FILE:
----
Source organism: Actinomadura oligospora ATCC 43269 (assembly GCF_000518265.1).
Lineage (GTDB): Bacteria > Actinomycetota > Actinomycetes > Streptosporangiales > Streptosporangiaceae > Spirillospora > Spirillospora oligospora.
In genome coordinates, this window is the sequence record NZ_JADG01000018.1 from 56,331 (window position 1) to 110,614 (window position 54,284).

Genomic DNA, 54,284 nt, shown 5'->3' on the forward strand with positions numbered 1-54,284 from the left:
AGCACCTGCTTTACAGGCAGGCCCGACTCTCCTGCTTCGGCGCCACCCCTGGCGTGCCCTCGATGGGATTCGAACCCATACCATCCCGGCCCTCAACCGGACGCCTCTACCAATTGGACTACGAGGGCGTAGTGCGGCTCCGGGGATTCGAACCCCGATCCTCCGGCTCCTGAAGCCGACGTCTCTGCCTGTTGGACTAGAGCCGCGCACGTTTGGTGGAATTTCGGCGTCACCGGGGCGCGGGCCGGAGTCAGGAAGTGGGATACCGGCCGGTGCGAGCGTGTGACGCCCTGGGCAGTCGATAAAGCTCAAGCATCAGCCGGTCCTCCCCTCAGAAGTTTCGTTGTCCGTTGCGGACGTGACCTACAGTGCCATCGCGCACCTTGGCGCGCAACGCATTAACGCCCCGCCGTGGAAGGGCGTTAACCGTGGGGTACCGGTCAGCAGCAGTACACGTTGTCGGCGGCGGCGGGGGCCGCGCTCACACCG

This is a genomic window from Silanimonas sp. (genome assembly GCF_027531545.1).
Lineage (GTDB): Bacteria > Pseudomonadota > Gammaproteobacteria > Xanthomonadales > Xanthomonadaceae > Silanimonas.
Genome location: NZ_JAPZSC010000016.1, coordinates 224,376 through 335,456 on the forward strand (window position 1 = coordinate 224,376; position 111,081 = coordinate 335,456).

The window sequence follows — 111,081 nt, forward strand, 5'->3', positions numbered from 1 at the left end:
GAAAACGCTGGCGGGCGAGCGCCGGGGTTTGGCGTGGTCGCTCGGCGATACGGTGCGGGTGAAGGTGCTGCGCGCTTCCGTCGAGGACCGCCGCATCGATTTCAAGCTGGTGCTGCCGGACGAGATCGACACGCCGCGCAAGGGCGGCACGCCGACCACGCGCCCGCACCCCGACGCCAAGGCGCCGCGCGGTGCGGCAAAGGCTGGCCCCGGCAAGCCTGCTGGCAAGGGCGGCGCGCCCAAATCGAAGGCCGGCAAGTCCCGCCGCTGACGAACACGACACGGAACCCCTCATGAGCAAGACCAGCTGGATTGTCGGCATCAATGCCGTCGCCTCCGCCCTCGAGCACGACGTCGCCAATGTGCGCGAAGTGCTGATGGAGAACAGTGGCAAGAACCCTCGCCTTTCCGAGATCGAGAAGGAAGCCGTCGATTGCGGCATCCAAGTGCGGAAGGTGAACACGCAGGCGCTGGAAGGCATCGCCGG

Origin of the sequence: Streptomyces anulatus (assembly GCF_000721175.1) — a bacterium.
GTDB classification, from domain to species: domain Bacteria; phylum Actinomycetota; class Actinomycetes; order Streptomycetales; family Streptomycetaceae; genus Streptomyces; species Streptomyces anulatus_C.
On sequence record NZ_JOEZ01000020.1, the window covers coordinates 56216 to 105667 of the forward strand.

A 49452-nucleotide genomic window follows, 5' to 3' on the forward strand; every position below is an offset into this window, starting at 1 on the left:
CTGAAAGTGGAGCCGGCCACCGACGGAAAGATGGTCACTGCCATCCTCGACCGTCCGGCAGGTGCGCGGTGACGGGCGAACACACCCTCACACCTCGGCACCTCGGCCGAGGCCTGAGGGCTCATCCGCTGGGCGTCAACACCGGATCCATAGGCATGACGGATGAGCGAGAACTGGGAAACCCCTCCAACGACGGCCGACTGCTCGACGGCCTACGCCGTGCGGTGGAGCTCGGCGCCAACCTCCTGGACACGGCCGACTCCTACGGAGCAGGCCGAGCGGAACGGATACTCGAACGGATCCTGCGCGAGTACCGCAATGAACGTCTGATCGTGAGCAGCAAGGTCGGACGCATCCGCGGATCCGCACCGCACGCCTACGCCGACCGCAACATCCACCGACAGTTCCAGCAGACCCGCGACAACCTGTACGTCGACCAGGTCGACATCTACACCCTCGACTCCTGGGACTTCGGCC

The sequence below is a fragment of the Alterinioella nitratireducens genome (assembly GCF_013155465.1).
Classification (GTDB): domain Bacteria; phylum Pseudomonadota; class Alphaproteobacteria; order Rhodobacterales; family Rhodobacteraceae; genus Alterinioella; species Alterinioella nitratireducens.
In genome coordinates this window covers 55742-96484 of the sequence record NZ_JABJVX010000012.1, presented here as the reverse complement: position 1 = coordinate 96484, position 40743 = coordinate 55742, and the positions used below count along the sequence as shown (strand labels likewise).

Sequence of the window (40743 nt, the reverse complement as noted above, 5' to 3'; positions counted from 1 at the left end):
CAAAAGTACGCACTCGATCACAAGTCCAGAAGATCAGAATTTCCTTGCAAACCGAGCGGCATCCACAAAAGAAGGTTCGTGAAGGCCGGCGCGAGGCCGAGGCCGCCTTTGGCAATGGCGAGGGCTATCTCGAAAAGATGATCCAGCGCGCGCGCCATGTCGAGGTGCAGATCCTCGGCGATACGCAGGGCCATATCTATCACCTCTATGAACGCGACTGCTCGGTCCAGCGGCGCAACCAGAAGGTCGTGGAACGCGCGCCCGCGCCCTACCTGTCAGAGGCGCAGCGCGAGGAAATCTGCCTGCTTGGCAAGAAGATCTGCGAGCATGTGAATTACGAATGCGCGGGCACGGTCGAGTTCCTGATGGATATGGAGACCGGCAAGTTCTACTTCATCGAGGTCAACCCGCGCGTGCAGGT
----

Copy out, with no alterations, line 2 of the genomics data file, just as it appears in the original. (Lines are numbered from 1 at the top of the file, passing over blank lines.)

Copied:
Lineage (GTDB): Bacteria > Actinomycetota > Actinomycetes > Streptosporangiales > Streptosporangiaceae > Spirillospora > Spirillospora oligospora.